Here is a sign that life is getting complicated for U.S. taxpayers with assets abroad: More of them are deciding they are better off cutting official ties with America.
In the first half of 2013, 1,809 people renounced their American citizenship or permanent-resident status, according to a tally by Andrew Mitchel, a tax lawyer who tracks U.S. data. At that pace, the 2013 total would double the previous high of 1,781 renunciations in 2011.
Daniel Kuettel, a Colorado native who lives near Zurich, says he gave up his U.S. citizenship in October because he feared he wouldn’t be able to get a mortgage now that some Swiss banks are cutting ties with American clients.
“It was a really difficult decision. I had to think about what was best for me and my family, to reduce the risk,” says Mr. Kuettel, a 41-year-old software developer. He says his income was below the limit the U.S. allows overseas taxpayers to exempt and he owed no U.S. taxes.
The increase in renunciations is one sign that ordinary Americans who have lived and worked abroad for years, as well as green-card holders in the U.S. and overseas, believe they are at growing risk because of the intensifying government pursuit of undeclared foreign assets.
The crackdown started in the wake of the 2001 terrorist attacks, and it gathered force after Swiss banking giant UBS AGUBSN.VX +0.94% agreed in 2009 to pay $780 million to settle charges it had helped U.S. taxpayers hide assets.
Since then, more than 80 U.S. taxpayers have been criminally charged, and Switzerland’s oldest bank, Wegelin & Co., closed down after pleading guilty to helping U.S. taxpayers hide more than $1.2 billion abroad.
On Friday, a prominent Swiss lawyer pleaded guilty in U.S. court to helping U.S. taxpayers hide millions of dollars abroad.
U.S. officials are enforcing rules established by Congress—some widely ignored for years, and others added more recently—that threaten stiff penalties and even prison for failure to comply. The crackdown has brought more than $6 billion in taxes and penalties into U.S. coffers, and experts say another $5 billion is in the pipeline. A representative for the IRS declined to comment.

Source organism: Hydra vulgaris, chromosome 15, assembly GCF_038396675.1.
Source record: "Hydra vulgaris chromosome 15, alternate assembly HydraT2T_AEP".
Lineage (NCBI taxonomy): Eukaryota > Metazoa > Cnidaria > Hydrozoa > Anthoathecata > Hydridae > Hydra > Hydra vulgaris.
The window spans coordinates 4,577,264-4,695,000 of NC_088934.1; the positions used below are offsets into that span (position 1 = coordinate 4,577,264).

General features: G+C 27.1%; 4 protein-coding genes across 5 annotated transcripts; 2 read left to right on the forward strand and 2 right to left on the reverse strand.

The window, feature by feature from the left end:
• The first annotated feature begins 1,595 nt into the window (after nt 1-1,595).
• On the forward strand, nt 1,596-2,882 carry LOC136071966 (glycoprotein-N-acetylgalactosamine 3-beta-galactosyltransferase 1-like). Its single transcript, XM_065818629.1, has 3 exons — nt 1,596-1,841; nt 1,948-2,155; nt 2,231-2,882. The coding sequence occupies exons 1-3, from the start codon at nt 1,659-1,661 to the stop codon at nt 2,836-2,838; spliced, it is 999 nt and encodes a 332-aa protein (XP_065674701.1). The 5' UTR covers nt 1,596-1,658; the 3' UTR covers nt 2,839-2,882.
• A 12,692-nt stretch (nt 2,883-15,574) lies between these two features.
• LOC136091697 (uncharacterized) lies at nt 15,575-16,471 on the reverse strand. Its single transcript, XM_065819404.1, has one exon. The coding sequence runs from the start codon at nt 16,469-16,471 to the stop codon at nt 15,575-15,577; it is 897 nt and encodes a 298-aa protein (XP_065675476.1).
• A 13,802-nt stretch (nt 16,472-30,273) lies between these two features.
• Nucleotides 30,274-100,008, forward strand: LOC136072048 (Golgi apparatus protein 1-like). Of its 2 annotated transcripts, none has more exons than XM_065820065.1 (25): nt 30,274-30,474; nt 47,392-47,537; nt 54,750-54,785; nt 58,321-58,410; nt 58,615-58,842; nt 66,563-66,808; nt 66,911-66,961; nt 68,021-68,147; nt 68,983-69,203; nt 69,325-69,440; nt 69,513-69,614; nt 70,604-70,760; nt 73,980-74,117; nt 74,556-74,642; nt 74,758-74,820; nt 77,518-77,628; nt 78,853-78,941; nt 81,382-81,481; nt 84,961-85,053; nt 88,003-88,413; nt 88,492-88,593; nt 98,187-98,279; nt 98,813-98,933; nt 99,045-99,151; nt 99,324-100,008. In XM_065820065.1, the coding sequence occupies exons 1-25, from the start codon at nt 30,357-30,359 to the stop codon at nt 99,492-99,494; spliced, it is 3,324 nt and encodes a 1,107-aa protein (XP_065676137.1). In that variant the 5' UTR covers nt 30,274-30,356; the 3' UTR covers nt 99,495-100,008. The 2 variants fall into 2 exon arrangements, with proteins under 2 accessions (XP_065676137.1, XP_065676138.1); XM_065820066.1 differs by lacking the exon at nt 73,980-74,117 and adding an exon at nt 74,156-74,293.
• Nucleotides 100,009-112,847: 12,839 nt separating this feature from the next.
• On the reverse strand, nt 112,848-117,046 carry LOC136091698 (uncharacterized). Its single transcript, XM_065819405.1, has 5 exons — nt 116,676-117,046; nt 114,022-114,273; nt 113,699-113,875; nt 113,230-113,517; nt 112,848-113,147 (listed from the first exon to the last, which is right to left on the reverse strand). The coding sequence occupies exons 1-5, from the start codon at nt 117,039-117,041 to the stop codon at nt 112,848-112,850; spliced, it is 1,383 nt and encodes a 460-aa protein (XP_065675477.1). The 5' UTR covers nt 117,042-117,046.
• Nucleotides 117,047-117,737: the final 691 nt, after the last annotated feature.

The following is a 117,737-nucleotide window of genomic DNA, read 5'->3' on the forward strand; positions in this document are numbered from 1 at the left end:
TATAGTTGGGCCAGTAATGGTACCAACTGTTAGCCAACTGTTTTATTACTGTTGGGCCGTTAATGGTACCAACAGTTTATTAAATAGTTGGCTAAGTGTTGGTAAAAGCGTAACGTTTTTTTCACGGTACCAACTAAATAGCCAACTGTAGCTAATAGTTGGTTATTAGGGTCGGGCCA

Much of the money comes from well-heeled taxpayers. The top 10% of taxpayers who went through one of the Internal Revenue Service’s limited-amnesty programs had account balances over $4 million, the U.S. Government Accountability Office estimated in a March report. The programs are one way for taxpayers who have missed past filings to come into compliance.
But many U.S. taxpayers who aren’t wealthy also are finding it harder to attend to routine financial matters abroad, because some foreign institutions don’t want to face the cost of complying with U.S. requirements.
Amid the crackdown, some face stiff U.S. tax bills and crippling fines over undeclared assets. Paying lawyers and accountants to help meet the various reporting and filing requirements routinely costs at least $1,000 a year, and often much more, experts say.
Other people say they are considering whether to renounce but are reluctant to take such a drastic step. Renouncing can cause additional complications, including another steep bill because of an exit tax the U.S. imposes on those who meet certain income or asset thresholds.